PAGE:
The third of the Kaleidoscope releases out this week, Frankie Howerd – The Lost Television Pilots offers easily the best value, both in terms of running time and content.
First up is episode three of Up The Convicts (although since it was the first to be recorded it does qualify as a pilot). Up The Convicts was a short-lived (four episodes) series made for the Seven Network in Australia. Howerd is Jeremiah Shirk, a convict transported to a penal colony in New South Wales and put to work as the servant for a wealthy couple. Essentially Up Pompeii in different clothes, it’s a typically raucous fifty minutes of Howerd at full throttle.
The script might be corny, but Howerd was a past-master at spinning gold out of the thinnest material. His trademark style – pausing to berate the audience, either for not getting the joke or for reading dirty innuendoes into his innocent words – is present and correct and he seems to enjoy bouncing off the cast (Frank Thring is especially good value and it’s nice to see Wallas Eaton pop up as well).
The plot of the episode is pretty thin. His thoughtful mistress arranges a marriage for him, but Jeremiah doesn’t (as he hopes) get to grips with a beautiful serving wench, instead he’s presented with a nightmare vision of a plump woman who never stops eating. But the story isn’t really important – when Howerd’s on, he’s on.
Although all four episodes are reported to exist, only episode three is included in this release – which is a shame, as based on this example I wouldn’t be averse to seeing the rest. Apart from a few brief seconds of tape damage, the videotape is in pretty good shape.
1976 was a busy year for Frankie. Apart from Up The Convicts in Australia, he was also to be found in Canada, where he made The Frankie Howerd Show. Another short-lived series, this DVD contains the pilot and first episode, which you have to assume are the only survivors from the thirteen made.
Frankie is a British ex-pat living in a run-down Toronto boarding house overseen by landlady Mrs. Otterby (Ruth Springford) and her son (Gary Files). Other residents include Wally Wheeler (Jack Duffy), a surly man with a shady past, and Denise (Peggy Mahon), an attractive young woman who inevitably catches Frankie’s eye.
The series finds Frankie in typical form, bursting through the fourth wall at regular intervals – either to once again berate the dirty-minded audience for seeing innuendos where (he believes) there are none or to apologise for the poor performances of his fellow cast members. Nobody could work an audience like Frankie – had he played a sitcom in the traditional way (ignoring the audience) then the results wouldn’t have been half as interesting.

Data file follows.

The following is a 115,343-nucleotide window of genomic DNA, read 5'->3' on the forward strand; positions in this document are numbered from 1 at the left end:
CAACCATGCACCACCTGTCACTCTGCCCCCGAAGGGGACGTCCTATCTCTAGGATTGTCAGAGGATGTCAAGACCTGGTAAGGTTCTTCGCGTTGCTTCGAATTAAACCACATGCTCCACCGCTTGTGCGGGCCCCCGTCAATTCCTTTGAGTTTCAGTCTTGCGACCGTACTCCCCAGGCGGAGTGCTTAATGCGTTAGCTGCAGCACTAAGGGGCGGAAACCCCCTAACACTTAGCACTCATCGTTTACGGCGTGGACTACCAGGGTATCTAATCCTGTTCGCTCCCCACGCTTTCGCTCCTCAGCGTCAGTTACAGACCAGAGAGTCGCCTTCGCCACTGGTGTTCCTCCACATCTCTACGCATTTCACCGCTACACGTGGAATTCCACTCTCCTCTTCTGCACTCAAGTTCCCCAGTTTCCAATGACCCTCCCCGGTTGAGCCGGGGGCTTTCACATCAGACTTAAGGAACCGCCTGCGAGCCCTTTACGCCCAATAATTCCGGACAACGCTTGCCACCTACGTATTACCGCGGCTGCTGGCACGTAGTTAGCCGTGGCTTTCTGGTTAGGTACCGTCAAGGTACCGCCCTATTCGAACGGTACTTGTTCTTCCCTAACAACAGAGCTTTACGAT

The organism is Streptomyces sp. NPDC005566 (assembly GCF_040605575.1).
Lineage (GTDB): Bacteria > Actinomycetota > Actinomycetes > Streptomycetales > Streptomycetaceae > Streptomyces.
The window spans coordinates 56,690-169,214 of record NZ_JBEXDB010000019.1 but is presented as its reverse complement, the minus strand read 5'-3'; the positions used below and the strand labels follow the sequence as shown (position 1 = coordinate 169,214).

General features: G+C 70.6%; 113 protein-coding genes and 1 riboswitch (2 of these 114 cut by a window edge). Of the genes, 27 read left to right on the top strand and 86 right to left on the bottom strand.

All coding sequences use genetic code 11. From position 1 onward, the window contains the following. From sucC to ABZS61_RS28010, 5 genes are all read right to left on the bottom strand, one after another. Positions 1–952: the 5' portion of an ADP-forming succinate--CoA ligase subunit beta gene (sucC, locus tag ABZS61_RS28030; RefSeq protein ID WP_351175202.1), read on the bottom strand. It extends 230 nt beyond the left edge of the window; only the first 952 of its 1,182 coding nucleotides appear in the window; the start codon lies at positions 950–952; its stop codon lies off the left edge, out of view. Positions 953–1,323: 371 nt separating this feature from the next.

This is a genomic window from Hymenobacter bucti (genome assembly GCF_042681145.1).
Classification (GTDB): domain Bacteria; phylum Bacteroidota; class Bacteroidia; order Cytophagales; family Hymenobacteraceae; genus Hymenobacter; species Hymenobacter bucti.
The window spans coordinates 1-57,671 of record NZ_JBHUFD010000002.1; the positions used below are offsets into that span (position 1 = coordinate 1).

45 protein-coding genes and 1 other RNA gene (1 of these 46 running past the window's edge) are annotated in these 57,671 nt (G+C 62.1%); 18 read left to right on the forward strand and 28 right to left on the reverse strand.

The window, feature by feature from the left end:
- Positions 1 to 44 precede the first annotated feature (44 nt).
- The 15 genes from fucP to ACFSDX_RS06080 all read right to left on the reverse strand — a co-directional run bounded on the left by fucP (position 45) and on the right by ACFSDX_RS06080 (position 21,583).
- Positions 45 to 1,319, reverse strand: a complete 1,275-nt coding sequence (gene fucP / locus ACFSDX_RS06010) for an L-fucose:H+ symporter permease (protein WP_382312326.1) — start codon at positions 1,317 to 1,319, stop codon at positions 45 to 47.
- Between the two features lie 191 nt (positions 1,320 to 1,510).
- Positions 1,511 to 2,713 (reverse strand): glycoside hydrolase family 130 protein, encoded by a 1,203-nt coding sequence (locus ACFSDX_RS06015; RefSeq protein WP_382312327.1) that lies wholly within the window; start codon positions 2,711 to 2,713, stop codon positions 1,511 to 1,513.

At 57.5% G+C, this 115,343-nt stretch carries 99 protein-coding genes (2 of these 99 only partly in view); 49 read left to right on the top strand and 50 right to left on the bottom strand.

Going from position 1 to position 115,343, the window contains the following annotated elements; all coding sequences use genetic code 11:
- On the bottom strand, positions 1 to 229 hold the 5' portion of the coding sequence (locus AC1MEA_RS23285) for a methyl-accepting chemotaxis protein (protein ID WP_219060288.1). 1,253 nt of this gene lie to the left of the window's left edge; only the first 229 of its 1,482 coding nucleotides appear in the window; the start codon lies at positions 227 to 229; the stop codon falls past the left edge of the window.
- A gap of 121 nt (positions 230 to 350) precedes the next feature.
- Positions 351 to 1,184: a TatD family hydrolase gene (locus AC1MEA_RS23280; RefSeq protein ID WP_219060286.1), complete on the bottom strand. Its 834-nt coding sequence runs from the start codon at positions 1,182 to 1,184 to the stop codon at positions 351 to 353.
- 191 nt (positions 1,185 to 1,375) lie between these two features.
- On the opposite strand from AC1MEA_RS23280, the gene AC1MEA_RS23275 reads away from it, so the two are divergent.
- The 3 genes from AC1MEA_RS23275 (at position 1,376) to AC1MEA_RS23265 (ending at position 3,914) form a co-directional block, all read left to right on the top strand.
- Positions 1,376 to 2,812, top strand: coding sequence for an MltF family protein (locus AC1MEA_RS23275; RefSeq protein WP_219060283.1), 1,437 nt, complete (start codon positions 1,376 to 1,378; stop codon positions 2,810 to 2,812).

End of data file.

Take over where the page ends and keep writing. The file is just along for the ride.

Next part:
Mind you, it’s very much a series of its time. The pilot features several Indian stereotypes of an incredibly broad nature (one cast member browns up as Mr Singh, an employment exchange worker who attempts to find Frankie a job). It’s a breathtaking (for all the wrong reasons) performance, but it’s hardly unique from television of this era. As with Up The Convicts, if you like Frankie then you’ll like this – predictable it might be, but Frankie’s never less than a delight.
Although The Gong Show was a popular American format, there was never a hit British version – despite two seperate attempts to launch a series, both with Frankie as the host. The second pilot, made by Channel 4 in 1985, was transmitted to little acclaim – whilst the first (included on this disc) was produced by Southern in 1977 and appears not to have made it to air.
Barry Cryer, who worked on the programme, noted in his autobiography Butterfly Brain that it didn’t really play to Frankie’s strengths. But whilst Frankie does occasionally feel a little adrift as the host, he’s always good value when interacting with the diverse range of performers. Frankie’s also in his element when crossing swords with the three panellists – Madeline Smith, Russell Harty and Diana Dors (especially Harty, who seems to relish being mean to some of the contestants). And with Caroline Munro as a hostess and Bella Emberg as the stone-faced scorer, you can’t say that the show lacked star quality.
As always with The Gong Show, there’s an incredible grab-bag of performers. From an elderly lady (decked out with a glittering union jack hat) singing God Save The Queen (she was quickly gonged off by all three) to a young eighteen-year old lad tackling Sweet Caroline very credibly via a middle-aged singing muscle-man you can’t deny that there’s something for virtually everyone (and that’s only scratching the surface – I won’t spoil the surprise of some of the odder acts).
This is an enjoyable curio which – had the fates been different – could easily have run to a series. Although it appears to be sourced from VHS, the picture quality is more than watchable.
The set is rounded out by three interviews (listed as special features). All were recorded at the same time – around 1978 – when Howerd was in America plugging his appearance in the Bee Gees’ ill-fated film version of Sergeant Pepper’s Lonely Hearts Club Hand. The first – with Merv Griffin – runs for 10″32′ whilst the second – with Mike Douglas – runs for 8″06′.
The most substantial is Ryan’s Roost (27″50′). This one looks to be sourced from VHS and is in black and white, which might be the reason why it was relegated to special feature status. All three have moments of interest, although Howerd – without a British audience to play off – does at times appear to be a little diminished.
Any admirer of Frankie Howerd will find plenty to enjoy across these two discs. Highly recommended.
Frankie Howerd – The Lost Television Pilots is available now. It can be ordered from Simply here (quoting ARCHIVE10 will apply a 10% discount).